a filtering unit that performs, on the sound signal inputted via said input unit, a filtering operation using a predetermined frequency range;
a determining unit that determines degrees of similarity in waveform between every adjacent signal sections on the basis of successive sample amplitude values of the inputted sound signal having undergone the filtering operation;
a section detecting unit that detects, as same-waveform sections, those of the signal sections having waveforms determined by said determining unit as being similar within a range corresponding to a predetermined condition; and
a pitch detecting unit that detects a pitch of the sound signal within the same-waveform sections detected by said same-waveform-section detecting unit.
17. A sound signal analyzing device comprising:
an input unit that inputs a sound signal to said sound signal analyzing device;
pitch detecting unit that detects a pitch of the sound signal, inputted via said input unit, for every predetermined signal section and generates a pitch data train indicative of the detected pitches of the inputted sound signal;
a filtering unit that performs, on the inputted sound signal, a filtering operation where pass band is controlled to vary over time in accordance with frequencies corresponding to the detected pitches in the pitch data train;
a periodic-reference-point detecting unit that detects a plurality of periodic reference points of the sound signal outputted from said filtering unit;
a voiced-sound-containing section detecting unit that determines degrees of similarity in waveform between every adjacent signal sections of the inputted sound signal corresponding to the periodic reference points detected by said periodic-reference-point detecting unit and detects a voiced-sound-containing section of the inputted sound signal on the basis of the degree of similarity; and
a steady section determining unit that sequentially calculates degrees of similarity in waveform between a high-similarity basic signal section within the voiced-sound-containing section and other signal sections located to opposite sides of the basic signal section and determines a steady section of the inputted sound signal on the basis of the degrees of similarity.
18. A sound signal analyzing device as recited in claim 17 which further comprises a note analyzing unit that analyzes a representative frequency of the inputted sound signal in the steady section determined by said steady section determining unit and thereby determines a note of the inputted sound signal.
19. A sound signal analyzing device comprising:
an input unit that inputs a sound signal to said sound signal analyzing device;
a stable section analyzing unit that determines a stable section of the sound signal, inputted via said input unit, for subsequent analysis of the sound signal;
pitch detecting unit that detects a pitch of the inputted sound signal forming the stable section and generates a pitch data train indicative of the detected pitches of the inputted sound signal;
a filtering unit that performs, on the inputted sound signal, a filtering operation where pass band is controlled to vary over time in accordance with frequencies corresponding to the detected pitches in the pitch data train;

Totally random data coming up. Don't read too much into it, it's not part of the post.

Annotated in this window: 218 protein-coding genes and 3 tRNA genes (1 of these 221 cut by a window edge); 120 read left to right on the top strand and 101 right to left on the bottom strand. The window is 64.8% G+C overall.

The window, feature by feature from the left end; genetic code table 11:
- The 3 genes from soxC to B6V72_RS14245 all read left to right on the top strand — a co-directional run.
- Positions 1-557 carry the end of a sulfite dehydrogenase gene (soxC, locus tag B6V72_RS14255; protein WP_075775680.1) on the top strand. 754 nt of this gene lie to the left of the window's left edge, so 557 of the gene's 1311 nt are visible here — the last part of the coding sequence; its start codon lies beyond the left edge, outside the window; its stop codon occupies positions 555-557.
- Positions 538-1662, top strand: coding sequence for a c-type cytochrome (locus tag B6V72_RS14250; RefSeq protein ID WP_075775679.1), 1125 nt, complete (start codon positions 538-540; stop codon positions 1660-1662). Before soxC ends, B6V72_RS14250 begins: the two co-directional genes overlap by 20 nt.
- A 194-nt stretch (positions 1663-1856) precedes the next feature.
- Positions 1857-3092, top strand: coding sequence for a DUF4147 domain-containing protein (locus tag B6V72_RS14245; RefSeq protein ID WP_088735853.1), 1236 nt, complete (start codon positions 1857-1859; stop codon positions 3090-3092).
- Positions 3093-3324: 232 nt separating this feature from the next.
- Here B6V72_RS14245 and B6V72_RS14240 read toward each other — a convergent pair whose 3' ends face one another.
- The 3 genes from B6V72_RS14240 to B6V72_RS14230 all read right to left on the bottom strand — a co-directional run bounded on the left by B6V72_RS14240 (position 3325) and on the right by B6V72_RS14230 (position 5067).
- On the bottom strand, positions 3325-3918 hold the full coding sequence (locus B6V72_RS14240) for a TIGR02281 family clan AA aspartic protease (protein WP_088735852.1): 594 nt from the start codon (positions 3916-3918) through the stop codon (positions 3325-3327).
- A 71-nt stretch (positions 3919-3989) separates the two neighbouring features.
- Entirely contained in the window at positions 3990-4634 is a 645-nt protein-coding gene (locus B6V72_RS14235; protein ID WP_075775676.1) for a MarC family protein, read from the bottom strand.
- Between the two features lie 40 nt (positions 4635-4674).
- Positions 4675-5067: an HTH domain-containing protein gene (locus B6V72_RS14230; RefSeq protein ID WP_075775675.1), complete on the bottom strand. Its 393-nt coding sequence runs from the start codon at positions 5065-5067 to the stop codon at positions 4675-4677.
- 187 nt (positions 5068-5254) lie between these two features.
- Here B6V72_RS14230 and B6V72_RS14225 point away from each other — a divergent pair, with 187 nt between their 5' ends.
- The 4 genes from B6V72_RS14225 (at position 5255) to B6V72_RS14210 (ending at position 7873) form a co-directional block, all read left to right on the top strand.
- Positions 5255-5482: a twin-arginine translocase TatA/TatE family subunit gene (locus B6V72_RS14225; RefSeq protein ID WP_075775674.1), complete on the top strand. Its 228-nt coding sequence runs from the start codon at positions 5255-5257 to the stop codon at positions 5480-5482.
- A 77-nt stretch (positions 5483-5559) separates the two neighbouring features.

a periodic-reference-point detecting unit that detects a plurality of periodic reference points of the sound signal outputted from said filtering unit;
a voiced-sound-containing section detecting unit that determines degrees of similarity in waveform between every adjacent signal sections of the inputted sound signal corresponding to the periodic reference points detected by said periodic-reference-point detecting unit and detects a voiced-sound-containing section of the inputted sound signal on the basis of the degree of similarity; and
a steady section determining unit that sequentially calculates degrees of similarity in waveform between a high-similarity basic signal section within the voiced-sound-containing section and other signal sections located to opposite sides of the basic signal section and determines a steady section of the inputted sound signal on the basis of the degrees of similarity.
20. A sound signal analyzing device comprising:
an input unit that inputs a sound signal to said sound signal analyzing device;
a filtering unit that performs, on the sound signal inputted via said input unit, a filtering operation using a predetermined bass band;
a peak point detecting unit that detects peak points in the inputted sound signal having undergone the filtering operation by said filtering unit;
a same-waveform-section detecting unit that, of signal sections obtained by dividing a waveform of the inputted sound signal at optional pairs of the peak points detected by said peak point detecting unit, selects as many pairs of adjacent signal sections as possible that meet a limit defined by the pass band of said filtering unit, said same-waveform-section detecting unit determining a degree of similarity in waveform between two signal sections in each of the selected pairs and detecting one of the selected pairs having a highest similarity as same-waveform sections; and
a steady section determining unit that determines a steady section of the inputted sound signal on the basis of the same-waveform sections detected by said same-waveform section detecting unit.